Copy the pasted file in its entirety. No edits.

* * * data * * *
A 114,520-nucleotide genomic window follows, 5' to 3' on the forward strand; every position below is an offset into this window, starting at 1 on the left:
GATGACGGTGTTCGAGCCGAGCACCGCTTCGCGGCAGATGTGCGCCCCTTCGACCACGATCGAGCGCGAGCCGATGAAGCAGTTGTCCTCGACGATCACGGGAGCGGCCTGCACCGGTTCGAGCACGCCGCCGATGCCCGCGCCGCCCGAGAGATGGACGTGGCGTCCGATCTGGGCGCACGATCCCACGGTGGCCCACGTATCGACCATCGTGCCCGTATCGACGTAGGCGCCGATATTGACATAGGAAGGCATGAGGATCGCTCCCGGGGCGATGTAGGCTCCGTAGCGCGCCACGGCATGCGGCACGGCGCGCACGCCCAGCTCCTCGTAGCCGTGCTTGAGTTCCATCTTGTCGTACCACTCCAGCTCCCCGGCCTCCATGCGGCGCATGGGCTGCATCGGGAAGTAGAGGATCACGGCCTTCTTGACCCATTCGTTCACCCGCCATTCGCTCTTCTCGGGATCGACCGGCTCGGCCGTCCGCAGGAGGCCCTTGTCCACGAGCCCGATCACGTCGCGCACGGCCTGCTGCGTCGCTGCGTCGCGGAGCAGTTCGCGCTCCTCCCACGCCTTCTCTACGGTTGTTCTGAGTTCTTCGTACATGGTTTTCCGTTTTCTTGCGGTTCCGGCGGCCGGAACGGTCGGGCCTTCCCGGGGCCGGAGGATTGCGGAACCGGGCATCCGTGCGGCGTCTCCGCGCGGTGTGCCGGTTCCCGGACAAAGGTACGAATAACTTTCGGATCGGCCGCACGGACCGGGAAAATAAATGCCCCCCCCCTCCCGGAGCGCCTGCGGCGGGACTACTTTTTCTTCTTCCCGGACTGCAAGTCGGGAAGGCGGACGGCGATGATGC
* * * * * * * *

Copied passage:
A 114,520-nucleotide genomic window follows, 5' to 3' on the forward strand; every position below is an offset into this window, starting at 1 on the left:
GATGACGGTGTTCGAGCCGAGCACCGCTTCGCGGCAGATGTGCGCCCCTTCGACCACGATCGAGCGCGAGCCGATGAAGCAGTTGTCCTCGACGATCACGGGAGCGGCCTGCACCGGTTCGAGCACGCCGCCGATGCCCGCGCCGCCCGAGAGATGGACGTGGCGTCCGATCTGGGCGCACGATCCCACGGTGGCCCACGTATCGACCATCGTGCCCGTATCGACGTAGGCGCCGATATTGACATAGGAAGGCATGAGGATCGCTCCCGGGGCGATGTAGGCTCCGTAGCGCGCCACGGCATGCGGCACGGCGCGCACGCCCAGCTCCTCGTAGCCGTGCTTGAGTTCCATCTTGTCGTACCACTCCAGCTCCCCGGCCTCCATGCGGCGCATGGGCTGCATCGGGAAGTAGAGGATCACGGCCTTCTTGACCCATTCGTTCACCCGCCATTCGCTCTTCTCGGGATCGACCGGCTCGGCCGTCCGCAGGAGGCCCTTGTCCACGAGCCCGATCACGTCGCGCACGGCCTGCTGCGTCGCTGCGTCGCGGAGCAGTTCGCGCTCCTCCCACGCCTTCTCTACGGTTGTTCTGAGTTCTTCGTACATGGTTTTCCGTTTTCTTGCGGTTCCGGCGGCCGGAACGGTCGGGCCTTCCCGGGGCCGGAGGATTGCGGAACCGGGCATCCGTGCGGCGTCTCCGCGCGGTGTGCCGGTTCCCGGACAAAGGTACGAATAACTTTCGGATCGGCCGCACGGACCGGGAAAATAAATGCCCCCCCCCTCCCGGAGCGCCTGCGGCGGGACTACTTTTTCTTCTTCCCGGACTGCAAGTCGGGAAGGCGGACGGCGATGATGC